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9 Strategies to Prevent Micromanagement


Everyone truly hates to be micromanaged. Since this is true, you have to wonder why so many managers feel this is the best way to deal with their team members.

You are aware that overbearing, but nonetheless, well intended managers micromanage all the time as they are attempting to optimize performance. The problem is that when you micromanage people, you drastically limit their performance rather than optimizing it, therefore, the manager is actually operating at cross purposes to his/her intended goal. Without meaning to do this, the manager is actually suppressing any incentive for effort and creativity on the part of the team members. This problem is actually very common in many organizations (Bielaszka-DuVernay, Harvard Business Review, June 23, 2008).

In order to gain some insight into how micromanaging actually erodes the trust and rapport so essential to greatly enhanced performance, let’s examine the outcomes from this counterproductive strategy.

lack of trustWhen you micromanage someone it  implies a lack of trust that they can “run with the ball” when they undertake an assignment. The manager appears not to be confident that the employee can or will do the job properly, so he/she besieges the team member with an over-abundance of “helpful” instructions on exactly how to perform the tasks necessary to complete their job.

Initially, the intrusion may be simply irritating to the employee, who has his/her own ideas on how to accomplish the task.  However, after a while, these suggestions degenerate into an opportunity for the team member to completely check out mentally and join the legion of disengaged employees who just do what they are told and collect their paycheck. This leaves the employee’s creativity at the door each day and the company is missing out on the opportunity to hear ideas that could be beneficial to the organization as well as being able to leverage the talents of their people in ways that could even improve the bottom line….a win/win for everyone!

Another drawback is that ultimately, the employees may even try to avoid the micromanaging manager, simply to reduce the aggravation they experience when dealing with them. This can lead to a gradual decline in focus and interest; where the manager receives less and less feedback. When this begins to occur, he/she tries even harder to interject their opinions and directions, which makes the team want to avoid him/her even more.

When you trust an employee by empowering them to take responsibility for their work and allow them to do the job as they see fit; attitude and engagement increase exponentially. In addition, when an employee feels their input is respectfully listened to and considered, their self-esteem and self-confidence grow which means they will likely be more self-motivated to perform at a higher level because they feel appreciated and valued. In an environment of trust, respect and rapport employees feel they have the freedom to explore, innovate, create, stretch, and even make mistakes. These mistakes are opportunities to learn  and should be treated as such, because humans definitely make mistakes!

Below I offer you nine ways that can help you to reduce the tendency to micromanage your team, thus providing greater opportunities for innovation, creativity, productivity, efficiency, and a huge happiness factor in your workplace.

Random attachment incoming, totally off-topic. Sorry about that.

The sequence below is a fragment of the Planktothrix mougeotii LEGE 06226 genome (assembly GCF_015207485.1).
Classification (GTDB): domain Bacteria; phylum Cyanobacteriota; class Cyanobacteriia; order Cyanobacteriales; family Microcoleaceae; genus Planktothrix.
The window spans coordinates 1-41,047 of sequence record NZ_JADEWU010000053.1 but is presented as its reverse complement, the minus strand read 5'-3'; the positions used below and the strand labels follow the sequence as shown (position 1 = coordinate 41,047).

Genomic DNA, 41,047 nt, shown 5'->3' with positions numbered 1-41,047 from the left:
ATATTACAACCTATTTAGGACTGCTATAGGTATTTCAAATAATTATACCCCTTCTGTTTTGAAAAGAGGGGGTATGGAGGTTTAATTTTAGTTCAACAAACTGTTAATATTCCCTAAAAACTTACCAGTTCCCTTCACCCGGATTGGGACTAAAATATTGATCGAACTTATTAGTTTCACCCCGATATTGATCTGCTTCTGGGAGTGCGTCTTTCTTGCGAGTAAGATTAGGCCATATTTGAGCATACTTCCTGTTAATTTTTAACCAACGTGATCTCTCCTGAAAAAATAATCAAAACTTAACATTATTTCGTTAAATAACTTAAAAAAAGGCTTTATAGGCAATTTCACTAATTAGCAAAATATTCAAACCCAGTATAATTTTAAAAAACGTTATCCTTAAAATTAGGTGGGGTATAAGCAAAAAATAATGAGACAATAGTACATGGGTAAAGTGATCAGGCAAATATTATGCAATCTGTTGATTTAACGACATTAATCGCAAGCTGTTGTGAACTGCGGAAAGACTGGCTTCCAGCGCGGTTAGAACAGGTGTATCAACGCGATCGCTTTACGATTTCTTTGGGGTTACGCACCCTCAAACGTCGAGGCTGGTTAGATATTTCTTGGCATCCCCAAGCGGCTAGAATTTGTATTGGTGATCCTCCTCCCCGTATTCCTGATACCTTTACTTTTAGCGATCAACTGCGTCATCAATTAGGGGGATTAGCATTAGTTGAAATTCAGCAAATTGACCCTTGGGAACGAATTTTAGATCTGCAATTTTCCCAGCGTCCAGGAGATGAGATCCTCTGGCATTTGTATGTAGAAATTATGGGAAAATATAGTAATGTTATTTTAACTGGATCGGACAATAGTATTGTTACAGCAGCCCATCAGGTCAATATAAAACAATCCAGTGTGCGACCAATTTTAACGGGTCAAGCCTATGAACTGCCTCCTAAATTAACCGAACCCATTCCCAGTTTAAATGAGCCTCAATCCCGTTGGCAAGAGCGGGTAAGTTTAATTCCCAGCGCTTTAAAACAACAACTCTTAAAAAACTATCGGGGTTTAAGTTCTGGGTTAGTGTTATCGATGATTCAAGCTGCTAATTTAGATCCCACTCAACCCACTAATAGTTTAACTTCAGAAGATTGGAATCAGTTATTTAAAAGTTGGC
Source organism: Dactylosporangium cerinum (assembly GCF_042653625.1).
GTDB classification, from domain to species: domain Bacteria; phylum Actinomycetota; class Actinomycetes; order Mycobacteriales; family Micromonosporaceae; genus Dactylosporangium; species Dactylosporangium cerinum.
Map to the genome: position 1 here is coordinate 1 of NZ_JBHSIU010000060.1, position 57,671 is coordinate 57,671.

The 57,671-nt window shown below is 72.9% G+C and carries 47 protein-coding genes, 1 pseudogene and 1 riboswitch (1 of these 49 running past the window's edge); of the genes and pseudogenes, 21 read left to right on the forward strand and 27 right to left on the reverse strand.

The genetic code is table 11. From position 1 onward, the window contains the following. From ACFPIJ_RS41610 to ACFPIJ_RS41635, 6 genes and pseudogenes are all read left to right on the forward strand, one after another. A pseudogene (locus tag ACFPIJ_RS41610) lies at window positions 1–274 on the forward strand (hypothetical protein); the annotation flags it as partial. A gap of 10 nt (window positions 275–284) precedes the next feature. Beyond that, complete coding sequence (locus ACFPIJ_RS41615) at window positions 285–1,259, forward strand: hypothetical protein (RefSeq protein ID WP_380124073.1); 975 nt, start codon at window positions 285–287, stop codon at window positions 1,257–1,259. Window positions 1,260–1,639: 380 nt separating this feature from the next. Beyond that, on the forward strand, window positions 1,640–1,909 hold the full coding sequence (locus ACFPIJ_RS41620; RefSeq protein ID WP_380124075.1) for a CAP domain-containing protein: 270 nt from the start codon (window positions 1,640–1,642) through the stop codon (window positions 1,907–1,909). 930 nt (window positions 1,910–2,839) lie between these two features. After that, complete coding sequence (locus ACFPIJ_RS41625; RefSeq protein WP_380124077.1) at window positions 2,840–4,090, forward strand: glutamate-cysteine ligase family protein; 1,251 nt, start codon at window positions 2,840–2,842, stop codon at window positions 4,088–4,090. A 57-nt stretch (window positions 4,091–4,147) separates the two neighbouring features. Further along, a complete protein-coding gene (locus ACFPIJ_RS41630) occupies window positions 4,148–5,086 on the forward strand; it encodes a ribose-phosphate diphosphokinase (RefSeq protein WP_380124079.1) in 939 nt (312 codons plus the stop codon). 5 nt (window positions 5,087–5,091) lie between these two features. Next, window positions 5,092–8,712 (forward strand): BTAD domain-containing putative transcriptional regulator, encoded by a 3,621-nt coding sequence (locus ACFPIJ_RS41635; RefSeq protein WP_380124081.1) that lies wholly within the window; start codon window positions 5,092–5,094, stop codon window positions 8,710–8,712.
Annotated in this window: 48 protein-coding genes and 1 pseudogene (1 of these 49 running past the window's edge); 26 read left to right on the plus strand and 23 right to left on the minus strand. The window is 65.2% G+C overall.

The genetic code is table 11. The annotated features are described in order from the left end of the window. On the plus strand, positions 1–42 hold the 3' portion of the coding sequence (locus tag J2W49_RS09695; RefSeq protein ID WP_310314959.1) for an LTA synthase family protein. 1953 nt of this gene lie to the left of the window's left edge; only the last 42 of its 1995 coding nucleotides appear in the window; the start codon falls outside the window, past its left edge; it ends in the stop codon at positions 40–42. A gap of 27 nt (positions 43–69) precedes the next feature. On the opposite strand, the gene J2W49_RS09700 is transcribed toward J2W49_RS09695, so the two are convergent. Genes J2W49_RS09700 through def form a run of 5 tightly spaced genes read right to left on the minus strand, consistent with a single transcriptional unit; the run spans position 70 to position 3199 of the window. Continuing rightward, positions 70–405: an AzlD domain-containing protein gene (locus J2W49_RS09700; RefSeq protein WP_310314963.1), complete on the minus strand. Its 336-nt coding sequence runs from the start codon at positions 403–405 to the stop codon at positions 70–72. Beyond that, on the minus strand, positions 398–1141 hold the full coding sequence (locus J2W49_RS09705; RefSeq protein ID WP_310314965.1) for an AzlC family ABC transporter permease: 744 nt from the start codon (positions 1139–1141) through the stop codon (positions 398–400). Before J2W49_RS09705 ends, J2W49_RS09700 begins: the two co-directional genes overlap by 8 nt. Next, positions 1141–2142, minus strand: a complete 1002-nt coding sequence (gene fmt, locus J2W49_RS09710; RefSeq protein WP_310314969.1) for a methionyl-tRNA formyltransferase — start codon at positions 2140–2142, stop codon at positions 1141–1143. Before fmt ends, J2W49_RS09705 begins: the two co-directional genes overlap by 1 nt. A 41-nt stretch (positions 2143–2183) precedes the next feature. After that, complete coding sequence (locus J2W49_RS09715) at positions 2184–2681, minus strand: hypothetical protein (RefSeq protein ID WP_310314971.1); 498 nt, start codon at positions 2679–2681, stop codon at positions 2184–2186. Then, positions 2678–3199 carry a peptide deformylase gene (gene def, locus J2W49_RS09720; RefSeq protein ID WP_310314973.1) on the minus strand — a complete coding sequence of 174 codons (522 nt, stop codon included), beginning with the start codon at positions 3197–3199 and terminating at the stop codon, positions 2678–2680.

1. Set clear goals: Be certain that your employees have the basic skills and tools to do their job to the best of their ability.
  2. Be clear on the parameters within which the employee must operate. In other words, give the employee clear directions and a reasonable time line; but let them do the job as they see fit.
  3. Demonstrate trust in the employee’s ability and encourage innovation and daring as long as the risks are well-considered and safe.
  4. Control your temptation to take over if the employee seems to struggle. Instead, make yourself available in a support role in case there are any questions or requests for help.
  5. Provide the resources necessary for the employee to accomplish the tasks required to complete the job.
  6. Do not overload the employee with so many responsibilities and projects that he/she cannot possibly succeed in all of them. This only causes frustration on everyone’s part.
  7. Express praise and acknowledge successes along the way. Humans tend to be quick to point out mistakes but slow to thank for a job well done.
  8. Allow the employee the time and space to try various approaches without having to explain every step along the way….instead accept the outcome no matter how they reached it….as long as it meets the parameters set out at the onset of the project.
  9. If problems or mistakes occur, consider them learning experiences. Then, in a constructive manner, ask the employee to describe how he/she will do things differently in the future.

These nine simple strategies are easily manageable for anyone if employed in a supportive, encouraging manner. However, they can be nearly impossible for a micromanager to accomplish without constant effort and a commitment to allow autonomy for the team members.

The concept of trusting employees may involve some risk, but the rewards from having people reach their full potential rather than just behaving like “disengaged bums in seats” is definitely worth that risk. You will see better, faster, and more creative solutions if you trust people and allow their natural talents, and skills to surface in an environment of trust, respect, and rapport rather than suppressing all of those good attributes in an environment of micromanagement.



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